“At the time you are putting together good at bats and you feel good about where we are. Like I said, we have trouble in early games scoring runs and we were not, we were putting together some good at bats obviously with runners in scoring positions wasn’t our best today but usually with our team and how we end up finishing games both offensively and in the bullpen we felt like we had a good chance just didn’t happen.”

Bassitt served back-to-back singles to George Springer and Jose Altuve in the fifth before Yusmeiro Petit relieved Bassitt with runners on first and second with no outs. Petit did what he does best, retiring three batters on just eight pitches to get the A’s out of a sticky inning. Bassitt lasted four innings where he allowed nine hits, two homers and three runs without walking a single batter and striking out four.

Melvin spoke on Bassitt’s performance, and Petit getting the A’s out of the inning:

“Just looked like some balls up. Usually he is able to pitch up and down with his cutter and his sinker side to side, looked like every ball that was up was more in the middle off the plate which he typically doesn’t do so yeah just a rough outing. He had a string of really good outings but they made him work and scored some runs. We still had a chance, Petit came in and cleaned it up but again, the sixth inning ended up being our toughest inning.”

Semien hit a soft grounder to Bregman who made a rare throwing error to first that rolled into foul territory. Semien saw the ball roll and landed on second to lead off the fifth inning. McCullers was relieved by LHP Blake Taylor before Chad Pinder pinch hit for Jake Lamb and advanced Semien to third on a ground out. Canha hit a sacrifice fly to right field to bring in Semien who tagged from third to make it 5-3.

J.B Wendelken started the sixth inning and was able to retire the first two batters before a Semien error that could have ended the inning allowed Josh Reddick to reach base. Instead of the inning being over, Martin Maldonado, Springer, Altuve and Brantley strung together four hits to take back the lead at 7-5. Jake Diekman gave up the final hit of the inning, a Brantley RBI single to left. The Astros were finally stopped just one batter shy of batting around the order.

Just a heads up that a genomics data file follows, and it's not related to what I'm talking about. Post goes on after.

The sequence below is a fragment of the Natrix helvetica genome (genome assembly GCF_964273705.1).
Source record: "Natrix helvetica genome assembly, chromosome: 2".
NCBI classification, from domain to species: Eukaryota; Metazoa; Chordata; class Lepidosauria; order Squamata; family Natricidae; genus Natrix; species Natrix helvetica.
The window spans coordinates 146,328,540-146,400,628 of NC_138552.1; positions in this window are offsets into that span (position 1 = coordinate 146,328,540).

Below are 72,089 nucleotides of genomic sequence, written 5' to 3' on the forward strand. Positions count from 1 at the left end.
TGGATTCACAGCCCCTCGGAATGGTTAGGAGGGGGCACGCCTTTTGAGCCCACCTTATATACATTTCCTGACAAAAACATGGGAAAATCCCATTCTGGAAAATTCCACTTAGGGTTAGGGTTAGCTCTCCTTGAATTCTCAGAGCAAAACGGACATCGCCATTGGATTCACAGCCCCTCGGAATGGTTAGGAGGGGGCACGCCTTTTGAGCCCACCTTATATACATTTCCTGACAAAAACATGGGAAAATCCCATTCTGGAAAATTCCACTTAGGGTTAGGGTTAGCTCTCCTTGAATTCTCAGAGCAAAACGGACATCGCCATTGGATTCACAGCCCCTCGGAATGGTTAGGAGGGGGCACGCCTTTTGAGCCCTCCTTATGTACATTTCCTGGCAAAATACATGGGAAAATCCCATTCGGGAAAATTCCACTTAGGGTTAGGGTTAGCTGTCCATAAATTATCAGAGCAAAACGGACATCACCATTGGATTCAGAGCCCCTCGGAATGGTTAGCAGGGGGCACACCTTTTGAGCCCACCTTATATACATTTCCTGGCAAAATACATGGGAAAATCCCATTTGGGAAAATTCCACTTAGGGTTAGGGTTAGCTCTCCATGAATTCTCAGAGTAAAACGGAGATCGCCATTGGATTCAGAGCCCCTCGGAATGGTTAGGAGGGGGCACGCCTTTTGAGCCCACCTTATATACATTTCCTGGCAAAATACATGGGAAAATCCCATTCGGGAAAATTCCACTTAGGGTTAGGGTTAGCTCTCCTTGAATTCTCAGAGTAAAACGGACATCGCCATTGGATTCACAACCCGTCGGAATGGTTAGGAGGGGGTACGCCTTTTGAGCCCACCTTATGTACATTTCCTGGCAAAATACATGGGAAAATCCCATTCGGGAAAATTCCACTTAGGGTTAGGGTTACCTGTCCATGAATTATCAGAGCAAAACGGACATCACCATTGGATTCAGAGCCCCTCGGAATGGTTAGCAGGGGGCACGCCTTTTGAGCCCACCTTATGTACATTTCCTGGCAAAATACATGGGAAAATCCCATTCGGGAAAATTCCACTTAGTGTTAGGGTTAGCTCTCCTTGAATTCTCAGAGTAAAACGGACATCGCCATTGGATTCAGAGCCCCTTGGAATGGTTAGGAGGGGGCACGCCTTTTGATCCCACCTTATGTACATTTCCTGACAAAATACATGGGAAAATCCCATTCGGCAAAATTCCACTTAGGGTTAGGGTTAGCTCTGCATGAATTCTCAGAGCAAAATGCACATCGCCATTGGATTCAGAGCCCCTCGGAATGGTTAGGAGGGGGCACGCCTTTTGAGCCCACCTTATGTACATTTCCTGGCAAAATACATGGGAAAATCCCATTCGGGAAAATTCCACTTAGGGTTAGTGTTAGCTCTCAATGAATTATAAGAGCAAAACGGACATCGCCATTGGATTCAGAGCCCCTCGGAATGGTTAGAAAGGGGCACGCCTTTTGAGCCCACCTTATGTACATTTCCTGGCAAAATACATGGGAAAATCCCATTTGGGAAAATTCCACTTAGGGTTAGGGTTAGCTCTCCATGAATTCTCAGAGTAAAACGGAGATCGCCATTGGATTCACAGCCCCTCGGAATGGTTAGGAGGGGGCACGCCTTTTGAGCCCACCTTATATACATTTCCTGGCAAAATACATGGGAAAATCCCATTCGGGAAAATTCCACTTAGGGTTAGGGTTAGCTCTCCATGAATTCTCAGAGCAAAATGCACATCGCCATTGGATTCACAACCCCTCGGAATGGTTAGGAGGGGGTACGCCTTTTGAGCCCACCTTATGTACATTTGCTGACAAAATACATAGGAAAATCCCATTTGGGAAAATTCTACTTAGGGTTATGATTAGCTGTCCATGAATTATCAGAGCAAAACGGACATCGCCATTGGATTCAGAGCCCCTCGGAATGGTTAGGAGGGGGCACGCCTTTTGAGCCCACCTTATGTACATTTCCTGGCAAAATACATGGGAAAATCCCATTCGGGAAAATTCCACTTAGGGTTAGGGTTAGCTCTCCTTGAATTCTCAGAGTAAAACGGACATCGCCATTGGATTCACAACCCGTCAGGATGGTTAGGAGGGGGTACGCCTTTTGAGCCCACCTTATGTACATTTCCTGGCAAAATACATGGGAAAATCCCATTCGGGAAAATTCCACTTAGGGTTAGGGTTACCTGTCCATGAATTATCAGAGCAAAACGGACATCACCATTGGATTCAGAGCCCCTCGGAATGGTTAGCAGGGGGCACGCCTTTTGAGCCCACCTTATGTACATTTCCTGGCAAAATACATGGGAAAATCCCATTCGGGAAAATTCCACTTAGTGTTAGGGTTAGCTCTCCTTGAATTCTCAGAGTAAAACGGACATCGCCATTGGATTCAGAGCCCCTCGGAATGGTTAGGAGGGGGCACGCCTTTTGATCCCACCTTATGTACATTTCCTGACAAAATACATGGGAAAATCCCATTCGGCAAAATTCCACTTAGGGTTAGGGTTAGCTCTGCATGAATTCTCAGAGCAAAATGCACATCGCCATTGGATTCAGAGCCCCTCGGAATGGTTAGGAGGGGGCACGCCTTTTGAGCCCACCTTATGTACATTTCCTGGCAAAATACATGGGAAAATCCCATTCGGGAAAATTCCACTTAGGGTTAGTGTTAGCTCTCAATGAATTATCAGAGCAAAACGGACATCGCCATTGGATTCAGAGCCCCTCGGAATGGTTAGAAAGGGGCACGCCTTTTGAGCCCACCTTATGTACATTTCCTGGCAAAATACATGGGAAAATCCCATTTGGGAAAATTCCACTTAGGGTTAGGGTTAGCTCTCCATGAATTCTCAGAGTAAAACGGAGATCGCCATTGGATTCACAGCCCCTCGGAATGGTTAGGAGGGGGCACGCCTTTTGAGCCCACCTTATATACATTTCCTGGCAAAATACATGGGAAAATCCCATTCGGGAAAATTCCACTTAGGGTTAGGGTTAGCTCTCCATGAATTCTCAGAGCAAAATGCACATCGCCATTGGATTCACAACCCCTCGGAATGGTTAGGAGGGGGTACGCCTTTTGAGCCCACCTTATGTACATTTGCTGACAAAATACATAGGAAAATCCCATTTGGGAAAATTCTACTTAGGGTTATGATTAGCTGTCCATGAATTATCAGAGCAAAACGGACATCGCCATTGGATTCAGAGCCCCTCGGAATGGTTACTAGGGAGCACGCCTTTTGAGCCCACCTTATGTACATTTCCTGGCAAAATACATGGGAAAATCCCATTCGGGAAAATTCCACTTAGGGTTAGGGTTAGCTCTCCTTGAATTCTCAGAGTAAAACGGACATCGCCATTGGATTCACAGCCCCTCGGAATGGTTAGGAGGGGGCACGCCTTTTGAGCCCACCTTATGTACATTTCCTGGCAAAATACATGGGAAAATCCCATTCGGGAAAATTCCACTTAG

Olson said he doesn’t blame Semien at all for the loss and said errors are part of baseball:

“Tough play, Reddick is a good runner and hit it off the end of the bat and was rolling pretty slow and were in a shift so Marcus had to cut across over toward second base, it happens, things that happened after it just happens like that sometimes in baseball. Just put it in rear view and come back tomorrow and get a win.”

Murphy said there were plenty of opportunities to get out of the inning and it doesn’t fall on one person. Melvin touched on the play as well:

“We have to try to pick it up. Two out, nobody on and next thing you know they have 4 runs so have to give them some credit too. They hit some pretty good pitches to get to that point and even Brantley off of Diekman so they were pretty relentless after an opening that inning and took full advantage of it.”

The Astros bullpen kept the A’s scoreless for the most part and outshines the A’s bullpen. Melvin said:

“They had some guys with some velocity too and matched up a little bit, we just didn’t have the at-bats that we typically do at the end of the game … when you go into the late innings we have a chance to come back especially after having a pretty good offensive output early on, but just couldn’t do it. Give them credit, they played the later innings better then we did.”

The Astros added a run on a solo Correa homer off Lou Trivino in the seventh before LHP Mike Minor faced the Astros top of the order in the eighth. He struck out Springer, who had been 4-for-4, then hit Altuve in the leg with a 98.4-mph fastball before the speedy second baseman was caught stealing to end the inning on a beautiful throw by Murphy and a La Stella tag.

Rookie Jordan Weems walked Bregman on four pitches in the ninth, then Tucker singled into the right side infield gap to put runners on the corners with no outs. Correa hit a line drive to right center to bring in Bregman for a 9-5 Houston lead. Weems was relieved after three batters, all who reached. T.J. McFarland recorded the final three outs, one of which was a sacrifice fly from Gurriel to make it 10-5.